Effect of Submerged Arc Welding Parameters on the Microstructure of SA516 and A709 Steel Welds
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The effects of submerged arc welding (SAW) current and speed on the microstructures of SA516 grade 70 and A709 grade 50 steel welds were studied in this research. Steel plates 17 mm-thick were submerged arc welded using different welding currents (from 700 to 850 A) and welding speeds (from 5.3 to 15.3 mm/s). The effect of heat input on the weld metal chemistry, morphologies and chemistry of inclusions and nucleation of acicular ferrite (AF), grain boundary ferrite (GBF) and Widmanstatten ferrite (WF) were evaluated. Optical microscopy (OM), scanning electron microscopy (SEM), energy dispersive X-ray spectroscopy (EDS) microanalysis and transmission electron microscopy (TEM) were used to examine the microstructures of the developed weld joints. PAX-it image analysis software program was utilized for quantitative analysis of the microstructures. The results showed that it is difficult to ascribe changes in the microstructure that occurred in the heat affected zone (HAZ) and the weld metal regions to a single welding process parameter. Inclusion analysis revealed two types of inclusions formed in the weld metals for both steels. They are spherical and faceted inclusions. It was also observed that acicular ferrite nucleated only on the spherical inclusions. EDS analysis showed that the two inclusions have different chemical compositions. The results further showed that the total oxygen content of the weld metals of both steels generally increased with welding current, but decreased with increasing welding speed. The prior austenite grain width decreased with increasing welding speed, but increased with increasing welding current (increased heat input). For both SA516 and A709 steel welds, the proportion of acicular ferrite (AF) in the weld metals increased initially, while those of grain boundary ferrite (GBF) and Widmanstatten ferrite (WF) decreased with increasing welding current when welding current was increased from 700 A to 800 A. With further increase in the welding current above 800 A, less acicular ferrite was produced as both GBF and WF proportions increased. However, welding speed did not affect appreciably the amounts of ferrite products in the weld metals. Non-linear regression models were developed using welding current and welding speed to predict the ferrites (AF, GBF, WF) that formed in the weld metals of the two steels. The adequacy of the models was checked by using the F-statistics.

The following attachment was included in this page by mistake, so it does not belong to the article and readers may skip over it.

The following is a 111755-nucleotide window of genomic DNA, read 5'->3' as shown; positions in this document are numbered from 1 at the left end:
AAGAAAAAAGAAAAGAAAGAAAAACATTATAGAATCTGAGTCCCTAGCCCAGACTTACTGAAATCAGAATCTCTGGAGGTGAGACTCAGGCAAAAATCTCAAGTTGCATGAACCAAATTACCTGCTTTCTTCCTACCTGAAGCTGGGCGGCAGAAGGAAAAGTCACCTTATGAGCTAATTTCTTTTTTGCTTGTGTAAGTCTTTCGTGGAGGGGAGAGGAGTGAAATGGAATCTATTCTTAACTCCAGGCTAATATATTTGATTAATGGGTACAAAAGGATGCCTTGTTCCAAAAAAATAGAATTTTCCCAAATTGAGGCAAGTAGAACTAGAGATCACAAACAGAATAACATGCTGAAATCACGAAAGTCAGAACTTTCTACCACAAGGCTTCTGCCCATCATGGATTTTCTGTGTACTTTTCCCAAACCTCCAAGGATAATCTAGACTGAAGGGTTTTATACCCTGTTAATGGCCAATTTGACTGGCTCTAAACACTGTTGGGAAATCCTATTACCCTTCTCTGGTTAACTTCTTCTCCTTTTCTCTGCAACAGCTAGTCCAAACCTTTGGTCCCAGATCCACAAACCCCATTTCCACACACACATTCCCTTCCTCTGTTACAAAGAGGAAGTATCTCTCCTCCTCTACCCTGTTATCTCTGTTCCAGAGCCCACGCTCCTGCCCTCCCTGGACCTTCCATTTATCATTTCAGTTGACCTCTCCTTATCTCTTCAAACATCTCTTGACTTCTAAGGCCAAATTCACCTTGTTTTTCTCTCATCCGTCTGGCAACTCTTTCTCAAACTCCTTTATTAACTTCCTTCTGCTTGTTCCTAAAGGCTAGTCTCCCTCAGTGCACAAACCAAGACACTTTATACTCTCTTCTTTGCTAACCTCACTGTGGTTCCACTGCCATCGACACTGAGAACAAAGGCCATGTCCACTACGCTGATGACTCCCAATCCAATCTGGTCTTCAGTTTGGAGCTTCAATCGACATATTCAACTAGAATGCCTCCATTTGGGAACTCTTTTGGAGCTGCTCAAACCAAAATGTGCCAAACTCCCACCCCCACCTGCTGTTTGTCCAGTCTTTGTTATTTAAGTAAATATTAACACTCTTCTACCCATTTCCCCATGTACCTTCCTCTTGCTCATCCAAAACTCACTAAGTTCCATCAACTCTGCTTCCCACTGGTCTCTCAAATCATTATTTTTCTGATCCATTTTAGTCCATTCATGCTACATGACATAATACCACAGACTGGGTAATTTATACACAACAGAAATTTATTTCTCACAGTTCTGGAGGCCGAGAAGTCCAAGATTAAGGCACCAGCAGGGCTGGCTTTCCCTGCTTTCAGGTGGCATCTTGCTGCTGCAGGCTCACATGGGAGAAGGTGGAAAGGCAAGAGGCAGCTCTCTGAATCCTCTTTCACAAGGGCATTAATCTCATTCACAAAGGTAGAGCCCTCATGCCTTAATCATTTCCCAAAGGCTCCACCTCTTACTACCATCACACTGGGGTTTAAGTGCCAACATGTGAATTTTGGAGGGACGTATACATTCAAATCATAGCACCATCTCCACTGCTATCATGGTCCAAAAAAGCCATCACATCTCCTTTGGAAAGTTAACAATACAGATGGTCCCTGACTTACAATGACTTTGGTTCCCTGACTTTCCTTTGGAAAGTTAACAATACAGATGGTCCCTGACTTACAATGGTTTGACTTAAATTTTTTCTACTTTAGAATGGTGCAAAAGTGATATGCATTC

DegreeDoctor of Philosophy (Ph.D.)
SupervisorYannacopoulos, Spiro; Oguocha, Ikechukwuka
CommitteeTorvi, David; Odeshi, Akindele; Boulfiza, Mohamed
Copyright DateJuly 2011
Microstructure, Acicular ferrite, Grain boundary ferrite, Widmanstatten ferrite.